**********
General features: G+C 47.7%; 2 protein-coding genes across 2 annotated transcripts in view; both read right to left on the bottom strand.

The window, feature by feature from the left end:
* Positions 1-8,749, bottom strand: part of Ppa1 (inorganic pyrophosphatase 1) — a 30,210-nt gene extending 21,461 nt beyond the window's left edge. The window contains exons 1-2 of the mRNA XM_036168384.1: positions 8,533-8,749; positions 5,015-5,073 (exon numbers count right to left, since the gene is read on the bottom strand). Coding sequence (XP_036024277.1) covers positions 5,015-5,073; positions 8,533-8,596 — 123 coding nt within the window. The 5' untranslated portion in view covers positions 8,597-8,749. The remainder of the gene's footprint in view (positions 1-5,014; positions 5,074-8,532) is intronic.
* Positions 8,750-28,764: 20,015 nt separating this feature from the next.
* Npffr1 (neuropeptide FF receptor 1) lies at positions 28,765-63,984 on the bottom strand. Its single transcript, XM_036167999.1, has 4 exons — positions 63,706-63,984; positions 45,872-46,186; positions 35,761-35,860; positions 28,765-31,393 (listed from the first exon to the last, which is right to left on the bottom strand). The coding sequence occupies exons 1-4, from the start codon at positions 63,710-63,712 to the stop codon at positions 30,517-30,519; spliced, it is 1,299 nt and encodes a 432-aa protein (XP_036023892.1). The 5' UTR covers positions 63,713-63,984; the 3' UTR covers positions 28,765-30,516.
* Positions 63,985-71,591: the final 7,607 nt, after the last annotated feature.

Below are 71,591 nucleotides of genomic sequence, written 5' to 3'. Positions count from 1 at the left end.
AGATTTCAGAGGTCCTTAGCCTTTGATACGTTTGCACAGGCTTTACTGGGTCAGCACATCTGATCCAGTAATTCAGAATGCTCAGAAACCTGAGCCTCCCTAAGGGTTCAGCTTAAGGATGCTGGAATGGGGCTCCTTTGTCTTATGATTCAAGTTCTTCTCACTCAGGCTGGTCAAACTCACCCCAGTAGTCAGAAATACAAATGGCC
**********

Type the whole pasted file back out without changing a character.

General features: G+C 47.7%; 2 protein-coding genes across 2 annotated transcripts in view; both read right to left on the bottom strand.

The window, feature by feature from the left end:
* Positions 1-8,749, bottom strand: part of Ppa1 (inorganic pyrophosphatase 1) — a 30,210-nt gene extending 21,461 nt beyond the window's left edge. The window contains exons 1-2 of the mRNA XM_036168384.1: positions 8,533-8,749; positions 5,015-5,073 (exon numbers count right to left, since the gene is read on the bottom strand). Coding sequence (XP_036024277.1) covers positions 5,015-5,073; positions 8,533-8,596 — 123 coding nt within the window. The 5' untranslated portion in view covers positions 8,597-8,749. The remainder of the gene's footprint in view (positions 1-5,014; positions 5,074-8,532) is intronic.
* Positions 8,750-28,764: 20,015 nt separating this feature from the next.
* Npffr1 (neuropeptide FF receptor 1) lies at positions 28,765-63,984 on the bottom strand. Its single transcript, XM_036167999.1, has 4 exons — positions 63,706-63,984; positions 45,872-46,186; positions 35,761-35,860; positions 28,765-31,393 (listed from the first exon to the last, which is right to left on the bottom strand). The coding sequence occupies exons 1-4, from the start codon at positions 63,710-63,712 to the stop codon at positions 30,517-30,519; spliced, it is 1,299 nt and encodes a 432-aa protein (XP_036023892.1). The 5' UTR covers positions 63,713-63,984; the 3' UTR covers positions 28,765-30,516.
* Positions 63,985-71,591: the final 7,607 nt, after the last annotated feature.

Below are 71,591 nucleotides of genomic sequence, written 5' to 3'. Positions count from 1 at the left end.
AGATTTCAGAGGTCCTTAGCCTTTGATACGTTTGCACAGGCTTTACTGGGTCAGCACATCTGATCCAGTAATTCAGAATGCTCAGAAACCTGAGCCTCCCTAAGGGTTCAGCTTAAGGATGCTGGAATGGGGCTCCTTTGTCTTATGATTCAAGTTCTTCTCACTCAGGCTGGTCAAACTCACCCCAGTAGTCAGAAATACAAATGGCC